Monday, May 12, 2014

Why Torture is so Deeply Wrong

Four years ago I was very naive.

In 2010 when I began blogging seriously and using Facebook regularly I actually thought that reasoned arguments could happen on the internet.  Now, of course, I know better.

The Torture Debate was the first issue I engaged at the time.  The Torture Enthusiasts, who since they Dissent from Church Teaching I will henceforth call Dissenters (though clear terminology makes them furious - see below), were using this approach ...

  • They denied that the Church forbid Torture, or else they claimed that Church teaching forbidding Torture in any and all circumstances was not Magisterial or was still in flux.

  • They claimed that the act they were defending (in this case waterboarding) was not in fact Torture.

I later discovered that this handy template is the only one that's used by right wing Dissenters on all their precious issues.  Just fill in the blank and you're good to go.  And go and go and go.  If you're a Dissenter and your opponent demonstrates that the Church forbids, for example, LYING in any and all circumstances, you can claim that the act you're defending is not LYING.  If your opponent demonstrates that the act in question is undoubtedly LYING, you can jump back to claiming the Church does not forbid LYING.  Or USURY, or TORTURE or what have you.  And you keep this up ad nauseum, jumping from tactic one to tactic two until your opponent gives up in frustration.

But now it gets interesting.  Let's say in defending the teachings on faith and morals of the Catholic Church, which we Catholics maintain are the teachings of Jesus Christ as defended by the Holy Spirit, your opponent is bold enough to make an appeal to CONSCIENCE.  

Suppose your opponent says to you, "Oh, let's get off this merry-go-round.  How can you call yourself a Christian and advocate for the torture of one human being by another?"

All you have to do is memorize this handy bit of dialogue and deliver each exclamation in whatever order suits you ... 

"You're being uncharitable!  You're using circular reasoning!  You are the most hateful person I've ever met!  How can you expect to win this argument when you're obviously so childish!  You need to go to confession!"

... add a sneering and contemptuous tone for bonus points.


Now, back in 2010, it seemed to me that the defenders of Torture had one very big argument on their side.  If Dissenters rely on two things - 1. the denial of Magisterial authority on the subject and 2. vagueness of definition - then the Dissenters on Torture had a point with #2. 

For, while it was clear that the Magisterium had condemned Torture as intrinsically evil (evil in any and all circumstances), the working definition of Torture was inadequate.  Everyone was assuming that Torture was simply extreme corporal punishment, and as Fr. Brian Harrison rightly pointed out, if an act differs from other acts merely by degree and not by kind, then it cannot be intrinsically evil. 

And yet it is obvious to us what Torture is.  We know it when we see it, and we know that it is something quite different from mere corporal punishment, regardless of the severity of pain such punishment may inflict.  We know that it differs in kind from corporal punishment and not merely by degree.  We know, in fact, that the object or aim of Torture is different from the object or aim of mere corporal punishment.  We know as well that Torture can achieve its aim even without the use of corporal punishment.  Psychological Torture can be inflicted without causing physical pain.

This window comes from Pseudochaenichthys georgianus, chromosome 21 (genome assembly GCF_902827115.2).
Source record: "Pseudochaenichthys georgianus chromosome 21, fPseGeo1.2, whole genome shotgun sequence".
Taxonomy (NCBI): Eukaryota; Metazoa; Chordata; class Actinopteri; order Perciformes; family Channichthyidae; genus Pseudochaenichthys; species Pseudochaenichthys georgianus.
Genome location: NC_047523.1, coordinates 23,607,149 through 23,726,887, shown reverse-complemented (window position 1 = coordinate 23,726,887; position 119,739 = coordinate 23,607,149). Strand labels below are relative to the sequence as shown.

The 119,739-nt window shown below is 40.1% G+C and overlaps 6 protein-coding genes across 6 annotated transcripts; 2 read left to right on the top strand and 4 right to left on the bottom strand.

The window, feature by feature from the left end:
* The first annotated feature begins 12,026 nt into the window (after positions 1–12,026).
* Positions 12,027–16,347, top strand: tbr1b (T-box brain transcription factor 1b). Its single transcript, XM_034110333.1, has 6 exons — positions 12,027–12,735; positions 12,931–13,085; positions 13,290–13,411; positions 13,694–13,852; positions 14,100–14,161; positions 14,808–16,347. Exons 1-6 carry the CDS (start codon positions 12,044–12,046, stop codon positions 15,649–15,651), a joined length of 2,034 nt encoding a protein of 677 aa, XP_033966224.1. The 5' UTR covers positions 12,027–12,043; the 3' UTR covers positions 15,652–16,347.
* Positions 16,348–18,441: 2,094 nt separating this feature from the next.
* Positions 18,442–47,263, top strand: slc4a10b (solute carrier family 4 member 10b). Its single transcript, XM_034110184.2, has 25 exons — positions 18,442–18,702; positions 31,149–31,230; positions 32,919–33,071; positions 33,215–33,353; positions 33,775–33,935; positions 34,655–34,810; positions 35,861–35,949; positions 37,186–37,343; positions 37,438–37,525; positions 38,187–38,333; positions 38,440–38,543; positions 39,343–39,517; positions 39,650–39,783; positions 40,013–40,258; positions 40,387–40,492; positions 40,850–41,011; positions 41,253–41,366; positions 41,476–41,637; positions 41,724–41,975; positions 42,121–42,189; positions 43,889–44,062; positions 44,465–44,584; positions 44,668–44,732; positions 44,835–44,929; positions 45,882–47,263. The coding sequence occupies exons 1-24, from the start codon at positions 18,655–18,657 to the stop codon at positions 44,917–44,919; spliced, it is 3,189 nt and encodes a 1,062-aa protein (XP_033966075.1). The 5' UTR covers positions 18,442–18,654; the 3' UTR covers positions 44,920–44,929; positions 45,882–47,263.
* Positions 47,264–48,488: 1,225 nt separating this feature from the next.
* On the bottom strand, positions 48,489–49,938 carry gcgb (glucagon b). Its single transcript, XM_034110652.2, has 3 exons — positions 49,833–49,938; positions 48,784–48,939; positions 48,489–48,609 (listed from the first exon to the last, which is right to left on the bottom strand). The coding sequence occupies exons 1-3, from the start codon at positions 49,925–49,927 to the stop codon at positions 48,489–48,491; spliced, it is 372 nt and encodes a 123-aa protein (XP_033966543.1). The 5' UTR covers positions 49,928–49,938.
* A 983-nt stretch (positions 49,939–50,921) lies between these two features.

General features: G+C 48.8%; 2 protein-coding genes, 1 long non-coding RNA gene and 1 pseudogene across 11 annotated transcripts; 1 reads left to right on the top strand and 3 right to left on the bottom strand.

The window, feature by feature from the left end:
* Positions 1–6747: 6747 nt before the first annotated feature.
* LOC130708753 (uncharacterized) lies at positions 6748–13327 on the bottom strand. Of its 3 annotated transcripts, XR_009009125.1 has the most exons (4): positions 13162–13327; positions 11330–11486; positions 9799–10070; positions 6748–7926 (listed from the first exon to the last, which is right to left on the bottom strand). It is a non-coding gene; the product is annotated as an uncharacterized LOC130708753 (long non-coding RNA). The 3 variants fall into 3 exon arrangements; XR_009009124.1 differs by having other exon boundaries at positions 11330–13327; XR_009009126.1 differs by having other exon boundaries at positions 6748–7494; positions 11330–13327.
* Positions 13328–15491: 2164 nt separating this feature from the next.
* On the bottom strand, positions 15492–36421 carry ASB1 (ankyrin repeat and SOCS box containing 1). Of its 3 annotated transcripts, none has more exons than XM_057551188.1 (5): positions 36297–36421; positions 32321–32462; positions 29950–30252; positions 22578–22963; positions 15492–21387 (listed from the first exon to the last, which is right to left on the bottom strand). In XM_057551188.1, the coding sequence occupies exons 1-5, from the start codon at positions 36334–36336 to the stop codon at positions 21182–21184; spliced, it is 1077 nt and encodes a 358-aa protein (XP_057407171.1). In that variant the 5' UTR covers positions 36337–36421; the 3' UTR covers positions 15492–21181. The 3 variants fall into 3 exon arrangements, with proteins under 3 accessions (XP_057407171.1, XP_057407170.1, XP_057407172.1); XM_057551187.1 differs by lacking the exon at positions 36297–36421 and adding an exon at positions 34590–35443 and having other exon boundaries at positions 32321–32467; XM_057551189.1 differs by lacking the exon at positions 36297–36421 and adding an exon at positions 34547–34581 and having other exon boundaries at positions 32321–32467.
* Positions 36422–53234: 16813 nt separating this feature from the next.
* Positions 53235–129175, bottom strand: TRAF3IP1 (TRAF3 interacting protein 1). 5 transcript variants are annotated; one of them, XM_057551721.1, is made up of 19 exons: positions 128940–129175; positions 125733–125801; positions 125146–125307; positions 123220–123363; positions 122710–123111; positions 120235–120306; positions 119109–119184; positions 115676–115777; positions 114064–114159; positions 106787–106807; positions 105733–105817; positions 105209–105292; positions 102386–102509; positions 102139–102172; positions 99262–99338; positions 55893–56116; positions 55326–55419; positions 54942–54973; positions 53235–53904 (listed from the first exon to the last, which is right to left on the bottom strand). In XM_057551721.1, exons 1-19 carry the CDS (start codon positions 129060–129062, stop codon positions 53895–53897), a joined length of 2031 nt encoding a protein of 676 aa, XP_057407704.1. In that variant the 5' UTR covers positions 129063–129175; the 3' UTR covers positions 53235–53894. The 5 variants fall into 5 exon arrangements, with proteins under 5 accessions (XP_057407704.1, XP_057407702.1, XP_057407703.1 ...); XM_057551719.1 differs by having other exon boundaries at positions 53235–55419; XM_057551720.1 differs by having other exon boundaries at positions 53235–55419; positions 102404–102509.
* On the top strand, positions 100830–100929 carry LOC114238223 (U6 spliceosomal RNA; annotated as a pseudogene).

This means that physical pain, even torment, is a means to an end in the act of Torture.  If a torturer can achieve his object without the means of inflicting physical pain, he will.  Torture, then, is not severe corporal punishment, though severe corporal punishment can be a method torturers use.

What, then, is the object (the aim, end, goal, intention) of Torture - what characterizes it as an act differing in kind from other acts?  What makes it intrinsically evil and how can we put that into words?

Well, Paul Rhodes achieved this in my backyard one summer's evening during a meeting of the ChesterBelloc Drinking and Debating Club.  He said, simply, ... 

TORTURE is the attempt to destroy the Image of God in another.

I will let Paul himself elaborate on that (my emphasis) ...

It should be added that torture, because it is an attempt to destroy one's free will and thereby destroy his rational soul--i.e. that which makes the special creation of the human being special--, constitutes an attack on the dignity of man. According to Catholic Theology the dignity of man, our free will, is the Imago Dei, the Image of God. Torture then is the attempt to destroy the Image of God. And this is the ultimate reason why it is always wrong everywhere in all circumstances, even when the ticking time bomb is a bomb that will destroy the entire world. No defense of a transient good, even if that transient good is the whole world, can justify a deliberate and concerted attempt to destroy the image of God. 
Put another way, human dignity is the foundation of human rights. If torture can be justified even in one instance, then that means that human dignity is dispensable, and that means that human rights are not rights at all but mere privileges we have only at the whim of a transient tyrant. If you think torture can be justified, then you simply cannot think that our Creator has endowed us with Inalienable Rights.